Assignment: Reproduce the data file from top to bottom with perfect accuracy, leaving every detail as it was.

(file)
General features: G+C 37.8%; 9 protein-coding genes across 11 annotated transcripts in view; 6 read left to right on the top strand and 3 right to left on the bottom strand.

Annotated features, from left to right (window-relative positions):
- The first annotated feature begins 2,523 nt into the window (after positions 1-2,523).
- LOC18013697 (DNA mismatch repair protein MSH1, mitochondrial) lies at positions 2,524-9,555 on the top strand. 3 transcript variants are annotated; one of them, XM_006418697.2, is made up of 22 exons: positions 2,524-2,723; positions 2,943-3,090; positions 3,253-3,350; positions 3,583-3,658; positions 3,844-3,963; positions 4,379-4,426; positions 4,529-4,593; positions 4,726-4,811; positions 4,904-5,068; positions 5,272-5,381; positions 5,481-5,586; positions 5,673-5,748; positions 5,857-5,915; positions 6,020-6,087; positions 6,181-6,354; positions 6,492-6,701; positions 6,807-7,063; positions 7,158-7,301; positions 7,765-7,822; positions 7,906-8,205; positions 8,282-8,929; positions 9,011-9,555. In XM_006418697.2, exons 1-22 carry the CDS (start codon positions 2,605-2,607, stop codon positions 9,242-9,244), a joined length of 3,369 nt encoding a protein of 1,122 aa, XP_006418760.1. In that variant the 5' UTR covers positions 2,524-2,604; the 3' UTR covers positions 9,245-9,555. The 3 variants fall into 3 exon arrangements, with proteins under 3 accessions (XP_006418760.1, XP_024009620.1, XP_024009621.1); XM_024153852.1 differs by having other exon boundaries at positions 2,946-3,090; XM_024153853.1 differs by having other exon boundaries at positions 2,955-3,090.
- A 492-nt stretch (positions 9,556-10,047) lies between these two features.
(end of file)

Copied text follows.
General features: G+C 37.8%; 9 protein-coding genes across 11 annotated transcripts in view; 6 read left to right on the top strand and 3 right to left on the bottom strand.

Annotated features, from left to right (window-relative positions):
- The first annotated feature begins 2,523 nt into the window (after positions 1-2,523).
- LOC18013697 (DNA mismatch repair protein MSH1, mitochondrial) lies at positions 2,524-9,555 on the top strand. 3 transcript variants are annotated; one of them, XM_006418697.2, is made up of 22 exons: positions 2,524-2,723; positions 2,943-3,090; positions 3,253-3,350; positions 3,583-3,658; positions 3,844-3,963; positions 4,379-4,426; positions 4,529-4,593; positions 4,726-4,811; positions 4,904-5,068; positions 5,272-5,381; positions 5,481-5,586; positions 5,673-5,748; positions 5,857-5,915; positions 6,020-6,087; positions 6,181-6,354; positions 6,492-6,701; positions 6,807-7,063; positions 7,158-7,301; positions 7,765-7,822; positions 7,906-8,205; positions 8,282-8,929; positions 9,011-9,555. In XM_006418697.2, exons 1-22 carry the CDS (start codon positions 2,605-2,607, stop codon positions 9,242-9,244), a joined length of 3,369 nt encoding a protein of 1,122 aa, XP_006418760.1. In that variant the 5' UTR covers positions 2,524-2,604; the 3' UTR covers positions 9,245-9,555. The 3 variants fall into 3 exon arrangements, with proteins under 3 accessions (XP_006418760.1, XP_024009620.1, XP_024009621.1); XM_024153852.1 differs by having other exon boundaries at positions 2,946-3,090; XM_024153853.1 differs by having other exon boundaries at positions 2,955-3,090.
- A 492-nt stretch (positions 9,556-10,047) lies between these two features.